Life Is Metaphor  

rm_FreddyNG69 59M
52 posts
2/8/2006 11:07 pm

Last Read:
3/5/2006 9:27 pm

Life Is Metaphor

How many times have you heard someone say, "Please, just give me a sign!"? Often, what follows is a subtle sign that the person misses while they're waiting for a shooting star or to be struck by lighting. Most of the time, our lives seem mundane and full of the "ordinary." What we don't realize is that some of the most seemingly ordinary occurrences in our lives are vehicles to the sacred. If we're paying attention, they can connect us deeply and profoundly to our center, to our soul. How many of us miss those little "signs" in our lives, those little psychic pushes in one direction or another, while we're waiting for something dramatic or wonderful to happen to steer us down the path of life? We're looking outward or upward, instead of inward. In college, a professor said the words: "Life is metaphor". My entire body became a tuning fork resonating with that phrase. I understood it and believed it, but it wasn't until recently that I started truly seeing and applying this idea, watching it at work not only in my life, but in the lives of others around me.

To see the world metaphorically, you have to be paying attention to both the physical world and to what's going on internally. You have to recognize that metaphor is about meaning. While you shouldn't concretize it, metaphor can make your life richer and fuller. I've often seen metaphor working in the lives of others. A co-worker of mine, Cathy, had been talking for weeks about whether or not she should move in with her boyfriend. He was very eager and insistent, but she had been debating, unsure of whether she wanted to make that kind of commitment. One day I was in an area of our workplace that was without a clock, and just casually, I asked her if she had a watch. She told me no, but then proceeded to relate an entire story about all of her watches. Apparently, every single watch she owned had stopped on the same day! Knowing her life circumstances, I was struck instantly by a metaphoric meaning in this. Curious to see if she saw it as well, I asked her, "I wonder what that's all about?" She just shrugged.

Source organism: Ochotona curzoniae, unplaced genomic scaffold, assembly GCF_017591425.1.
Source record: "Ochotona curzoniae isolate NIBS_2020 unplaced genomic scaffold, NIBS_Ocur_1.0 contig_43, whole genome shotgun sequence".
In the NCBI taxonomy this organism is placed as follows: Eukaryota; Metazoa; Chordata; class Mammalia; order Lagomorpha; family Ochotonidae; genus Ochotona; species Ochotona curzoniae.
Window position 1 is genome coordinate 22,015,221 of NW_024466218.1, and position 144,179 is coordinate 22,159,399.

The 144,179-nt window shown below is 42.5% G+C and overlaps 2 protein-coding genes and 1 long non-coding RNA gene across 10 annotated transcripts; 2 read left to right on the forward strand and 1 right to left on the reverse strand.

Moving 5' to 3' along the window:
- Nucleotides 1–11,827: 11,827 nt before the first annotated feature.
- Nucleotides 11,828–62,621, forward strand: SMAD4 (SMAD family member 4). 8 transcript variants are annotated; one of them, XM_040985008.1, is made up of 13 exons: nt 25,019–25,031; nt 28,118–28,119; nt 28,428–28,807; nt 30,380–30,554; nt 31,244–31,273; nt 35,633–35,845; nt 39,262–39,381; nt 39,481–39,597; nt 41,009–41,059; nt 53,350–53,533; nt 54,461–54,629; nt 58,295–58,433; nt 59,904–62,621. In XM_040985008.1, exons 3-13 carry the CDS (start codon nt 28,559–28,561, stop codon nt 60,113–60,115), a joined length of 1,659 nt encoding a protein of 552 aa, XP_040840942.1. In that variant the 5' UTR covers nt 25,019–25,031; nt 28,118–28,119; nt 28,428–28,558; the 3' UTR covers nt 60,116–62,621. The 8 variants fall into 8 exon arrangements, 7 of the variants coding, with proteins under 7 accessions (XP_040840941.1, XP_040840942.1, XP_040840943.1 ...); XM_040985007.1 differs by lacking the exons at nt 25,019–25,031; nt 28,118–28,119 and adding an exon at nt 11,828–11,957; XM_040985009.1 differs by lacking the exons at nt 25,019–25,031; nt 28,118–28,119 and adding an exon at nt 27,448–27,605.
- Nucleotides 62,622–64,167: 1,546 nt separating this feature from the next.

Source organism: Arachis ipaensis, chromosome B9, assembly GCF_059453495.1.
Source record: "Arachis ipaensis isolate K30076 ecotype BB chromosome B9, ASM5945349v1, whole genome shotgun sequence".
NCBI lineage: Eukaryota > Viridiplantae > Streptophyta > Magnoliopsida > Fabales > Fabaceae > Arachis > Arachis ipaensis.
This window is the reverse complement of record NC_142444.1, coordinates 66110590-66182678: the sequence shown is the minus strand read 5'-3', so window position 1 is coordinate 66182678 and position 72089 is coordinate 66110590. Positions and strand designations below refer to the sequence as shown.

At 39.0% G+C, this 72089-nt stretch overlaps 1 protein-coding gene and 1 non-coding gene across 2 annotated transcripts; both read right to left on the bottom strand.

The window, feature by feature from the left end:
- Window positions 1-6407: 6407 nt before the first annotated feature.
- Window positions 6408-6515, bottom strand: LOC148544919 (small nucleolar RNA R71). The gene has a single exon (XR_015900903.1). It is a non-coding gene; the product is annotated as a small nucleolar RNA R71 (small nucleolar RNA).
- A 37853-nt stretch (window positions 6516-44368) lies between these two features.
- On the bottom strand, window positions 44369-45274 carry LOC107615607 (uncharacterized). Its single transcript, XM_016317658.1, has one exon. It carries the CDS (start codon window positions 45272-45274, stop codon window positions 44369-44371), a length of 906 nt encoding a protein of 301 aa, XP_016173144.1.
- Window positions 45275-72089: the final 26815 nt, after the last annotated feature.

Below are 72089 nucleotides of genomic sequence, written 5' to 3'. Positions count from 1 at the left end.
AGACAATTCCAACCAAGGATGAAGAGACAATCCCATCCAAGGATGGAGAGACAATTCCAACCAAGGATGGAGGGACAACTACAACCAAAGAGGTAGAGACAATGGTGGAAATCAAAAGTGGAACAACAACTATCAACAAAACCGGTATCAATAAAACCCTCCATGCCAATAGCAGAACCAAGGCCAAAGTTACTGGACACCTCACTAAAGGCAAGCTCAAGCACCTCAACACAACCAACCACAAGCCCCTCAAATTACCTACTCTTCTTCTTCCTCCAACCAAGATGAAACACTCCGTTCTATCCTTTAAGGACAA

Metaphors in life are usually subtle and simple, and that's the beauty of them. It's not at all like being struck by lightning... but yet, like my entire being vibrating with the idea of life as metaphor, it can be a moving experience, a revelation, something to make your eyes widen, to make you gasp or say, "oh my gosh!" if you learn to recognize them in your life. Melissa, a friend of mine, was struggling with writing a paper for a class we had together. The more time she spent on the endeavor, the more laborious the task became. In the midst of this undertaking, a bird emerged from the chimney flue and into the house. She spent a good hour attempting to capture it without hurting it and then setting it free. Melissa, however, unlike Cathy, was able to recognize this metaphor in her life, so much so that she sat down at the computer and began her paper with her struggle, relating the story of the bird's capture to her own "capturing" of her ideas for her paper, and the ultimate freeing of her imagination.